• The hero in the platformer game Demon Returns in Game Center CX 2/Retro Game Challenge 2 seems to be a form of this: he's turned into a purple imp-like demon by the Big Bad of the game, but all it does is to give him sharp claws from which he can fire various elemental attacks when sufficiently powered up and the ability to use any enemies he runs across as his personal form of transportation. It does seem to hinder him in that he needs to consume apples constantly to stay alive, though.
    • Jak and Daxter: After two years of torture and experimentation, Jak gains Dark Eco powers. The Baron and the Oracle warn that it will drive him insane and kill him horribly, people who watch him in action are terrified, and Count Veger in Jak 3 concludes that because of it Jak is an abomination who deserves only death. Nevertheless, it makes him immensely powerful and exactly what he was intended to be: the only thing capable of taking down the Metal Head leader.
    • The Ghouls in Fallout were created by being subjected to a megadose of radiation during the Great War. The downside is that they look like the living dead (which leaves them subject to much discrimination) and may eventually become feral. The upside is that they are healed by radiation and have much longer lifespans than any other normal human. Probably all cases of ghoulification are against the subject's will though, since in addition to the aforementioned discrimination, exposure to massive doses of radiation usually leads to death.
      • Similarly, Super Mutants are also long-lived, with the added bonus of super strength and even increased intelligence in rare cases. In exchange however, you lose almost all memories of your past self, are stripped of free will, and it is all too likely that you will become far less intelligent than you were before being dipped into the FEV tank. Also worth noting is that all Super Mutants are sterile, and that all current Super Mutants (in the West Coast at least) will most likely die out eventually. All told, becoming a Super Mutant does have its advocates, since some people did volunteer for the process back in the original Fallout game. Marcus himself states that he prefers being a Super Mutant to being human because it leaves him less susceptible to petty emotions like "hatred" and "jealousy".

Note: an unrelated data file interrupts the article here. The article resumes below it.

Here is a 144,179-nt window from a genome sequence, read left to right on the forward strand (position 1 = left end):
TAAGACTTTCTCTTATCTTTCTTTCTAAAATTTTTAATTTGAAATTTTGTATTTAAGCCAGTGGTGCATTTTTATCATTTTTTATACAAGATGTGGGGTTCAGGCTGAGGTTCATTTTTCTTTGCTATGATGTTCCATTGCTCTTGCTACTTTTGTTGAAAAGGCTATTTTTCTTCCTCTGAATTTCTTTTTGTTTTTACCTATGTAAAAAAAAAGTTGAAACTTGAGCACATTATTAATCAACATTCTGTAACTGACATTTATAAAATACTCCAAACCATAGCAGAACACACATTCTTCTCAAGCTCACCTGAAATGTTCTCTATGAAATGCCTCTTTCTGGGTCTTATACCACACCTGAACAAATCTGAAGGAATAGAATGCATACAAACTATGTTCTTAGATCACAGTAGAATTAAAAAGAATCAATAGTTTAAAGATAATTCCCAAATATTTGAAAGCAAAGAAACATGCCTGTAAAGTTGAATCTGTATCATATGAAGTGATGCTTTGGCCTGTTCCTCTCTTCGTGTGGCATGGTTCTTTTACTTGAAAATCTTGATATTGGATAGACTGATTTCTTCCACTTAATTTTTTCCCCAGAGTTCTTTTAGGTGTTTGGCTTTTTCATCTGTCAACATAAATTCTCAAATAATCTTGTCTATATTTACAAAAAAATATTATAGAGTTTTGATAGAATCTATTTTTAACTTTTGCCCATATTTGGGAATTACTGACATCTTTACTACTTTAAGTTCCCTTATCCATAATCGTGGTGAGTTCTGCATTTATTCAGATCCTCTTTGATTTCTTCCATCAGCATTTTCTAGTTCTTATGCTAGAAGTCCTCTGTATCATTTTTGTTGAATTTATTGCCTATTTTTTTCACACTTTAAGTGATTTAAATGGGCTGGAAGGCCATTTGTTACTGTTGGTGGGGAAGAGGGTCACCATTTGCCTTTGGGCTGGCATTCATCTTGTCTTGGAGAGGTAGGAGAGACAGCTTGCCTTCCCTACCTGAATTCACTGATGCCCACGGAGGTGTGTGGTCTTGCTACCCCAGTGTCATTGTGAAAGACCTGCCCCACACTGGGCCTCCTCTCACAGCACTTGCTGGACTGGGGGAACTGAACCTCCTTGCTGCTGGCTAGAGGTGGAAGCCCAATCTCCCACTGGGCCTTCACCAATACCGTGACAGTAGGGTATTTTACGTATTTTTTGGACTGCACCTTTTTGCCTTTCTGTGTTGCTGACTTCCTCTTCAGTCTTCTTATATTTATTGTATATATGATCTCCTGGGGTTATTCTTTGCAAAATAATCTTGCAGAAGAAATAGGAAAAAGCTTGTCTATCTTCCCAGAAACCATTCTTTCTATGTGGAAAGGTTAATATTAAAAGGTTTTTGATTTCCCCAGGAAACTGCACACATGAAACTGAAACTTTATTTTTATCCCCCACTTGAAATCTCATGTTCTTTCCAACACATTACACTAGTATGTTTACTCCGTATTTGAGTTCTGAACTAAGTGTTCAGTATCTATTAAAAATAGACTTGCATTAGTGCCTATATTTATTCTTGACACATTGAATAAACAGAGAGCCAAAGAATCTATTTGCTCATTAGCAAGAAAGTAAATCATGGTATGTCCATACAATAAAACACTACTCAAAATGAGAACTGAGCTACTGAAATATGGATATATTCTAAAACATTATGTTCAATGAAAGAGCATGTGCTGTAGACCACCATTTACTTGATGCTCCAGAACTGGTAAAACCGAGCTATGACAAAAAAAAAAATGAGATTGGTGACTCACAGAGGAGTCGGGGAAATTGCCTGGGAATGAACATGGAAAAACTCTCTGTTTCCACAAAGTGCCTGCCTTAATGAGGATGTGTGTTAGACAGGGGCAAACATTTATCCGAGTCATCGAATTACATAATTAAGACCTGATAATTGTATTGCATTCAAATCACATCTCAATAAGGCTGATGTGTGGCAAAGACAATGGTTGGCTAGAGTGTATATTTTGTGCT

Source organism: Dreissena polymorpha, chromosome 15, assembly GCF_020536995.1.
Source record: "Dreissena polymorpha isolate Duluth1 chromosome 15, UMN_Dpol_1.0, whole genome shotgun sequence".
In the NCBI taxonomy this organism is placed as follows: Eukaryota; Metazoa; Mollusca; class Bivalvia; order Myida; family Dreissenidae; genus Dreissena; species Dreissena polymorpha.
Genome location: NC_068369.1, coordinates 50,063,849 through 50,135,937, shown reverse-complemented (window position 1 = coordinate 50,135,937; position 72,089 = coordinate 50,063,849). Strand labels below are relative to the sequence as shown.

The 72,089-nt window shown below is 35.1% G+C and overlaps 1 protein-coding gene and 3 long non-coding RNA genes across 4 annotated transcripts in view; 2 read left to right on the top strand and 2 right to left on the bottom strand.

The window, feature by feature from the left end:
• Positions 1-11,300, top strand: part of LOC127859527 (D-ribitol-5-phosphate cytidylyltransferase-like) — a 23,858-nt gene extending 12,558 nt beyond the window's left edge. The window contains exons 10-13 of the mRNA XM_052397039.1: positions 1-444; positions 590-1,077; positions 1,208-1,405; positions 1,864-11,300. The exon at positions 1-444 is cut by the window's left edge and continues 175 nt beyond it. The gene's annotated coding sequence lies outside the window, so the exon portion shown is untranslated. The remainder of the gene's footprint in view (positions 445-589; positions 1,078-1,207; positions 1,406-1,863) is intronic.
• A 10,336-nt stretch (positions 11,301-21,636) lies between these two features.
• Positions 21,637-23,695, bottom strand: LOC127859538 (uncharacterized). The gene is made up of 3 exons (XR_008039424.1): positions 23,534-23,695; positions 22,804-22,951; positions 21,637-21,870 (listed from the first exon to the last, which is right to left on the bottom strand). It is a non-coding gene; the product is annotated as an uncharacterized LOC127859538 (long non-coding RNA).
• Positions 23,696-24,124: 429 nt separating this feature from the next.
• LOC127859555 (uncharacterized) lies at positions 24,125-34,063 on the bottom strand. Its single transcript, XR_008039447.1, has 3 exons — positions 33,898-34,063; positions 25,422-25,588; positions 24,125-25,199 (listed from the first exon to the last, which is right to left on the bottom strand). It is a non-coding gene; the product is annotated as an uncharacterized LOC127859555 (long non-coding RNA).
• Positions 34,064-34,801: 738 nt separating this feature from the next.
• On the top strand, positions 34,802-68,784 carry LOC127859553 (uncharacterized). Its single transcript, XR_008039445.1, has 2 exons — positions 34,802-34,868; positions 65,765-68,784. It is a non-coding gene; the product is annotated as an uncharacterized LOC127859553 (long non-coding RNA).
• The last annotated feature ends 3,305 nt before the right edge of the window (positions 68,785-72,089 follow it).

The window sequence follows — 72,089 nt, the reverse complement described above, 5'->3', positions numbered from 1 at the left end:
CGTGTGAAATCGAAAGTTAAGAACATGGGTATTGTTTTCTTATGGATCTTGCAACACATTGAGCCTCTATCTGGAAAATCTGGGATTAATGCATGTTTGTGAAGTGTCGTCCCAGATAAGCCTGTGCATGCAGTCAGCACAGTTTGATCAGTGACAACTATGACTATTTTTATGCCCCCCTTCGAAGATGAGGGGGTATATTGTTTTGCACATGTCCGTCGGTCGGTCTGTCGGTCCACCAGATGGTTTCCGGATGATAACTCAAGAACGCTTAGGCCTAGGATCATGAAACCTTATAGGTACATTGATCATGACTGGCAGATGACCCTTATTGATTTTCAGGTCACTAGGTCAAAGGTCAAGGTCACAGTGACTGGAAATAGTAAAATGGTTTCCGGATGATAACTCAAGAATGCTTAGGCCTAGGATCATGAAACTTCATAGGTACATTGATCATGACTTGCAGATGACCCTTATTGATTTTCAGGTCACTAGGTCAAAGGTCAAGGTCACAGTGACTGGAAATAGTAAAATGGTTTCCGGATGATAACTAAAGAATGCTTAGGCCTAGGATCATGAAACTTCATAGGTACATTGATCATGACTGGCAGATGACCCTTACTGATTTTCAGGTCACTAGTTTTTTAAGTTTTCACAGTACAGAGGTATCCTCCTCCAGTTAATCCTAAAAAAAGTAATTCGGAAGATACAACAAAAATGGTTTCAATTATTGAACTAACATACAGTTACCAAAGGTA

• Alicia's Valkyria powers in Valkyria Chronicles. There's a lot of wangst about how awful being a Valkyria is (because being impervious to bullets and capable of blowing up tanks with lasers is just so terrible when you're out to end a war, especially when you've been running around as a one-woman army the whole game) and how badly it messes her up, but her fears are hugely exaggerated in proportion to the actual possibility of any of them coming true. Selvaria is supposed to be an example of how bad it is to be a Valkyria because she's exploited for her powers and doomed to a hopeless one-sided love affair, but she chooses that fate for herself; ultimately there's no way for anyone to force a Valkyria do anything she doesn't want to do, but that doesn't stop Alicia deciding to freak out and kill herself with her newly-mastered powers to prove how much of a choice she doesn't have.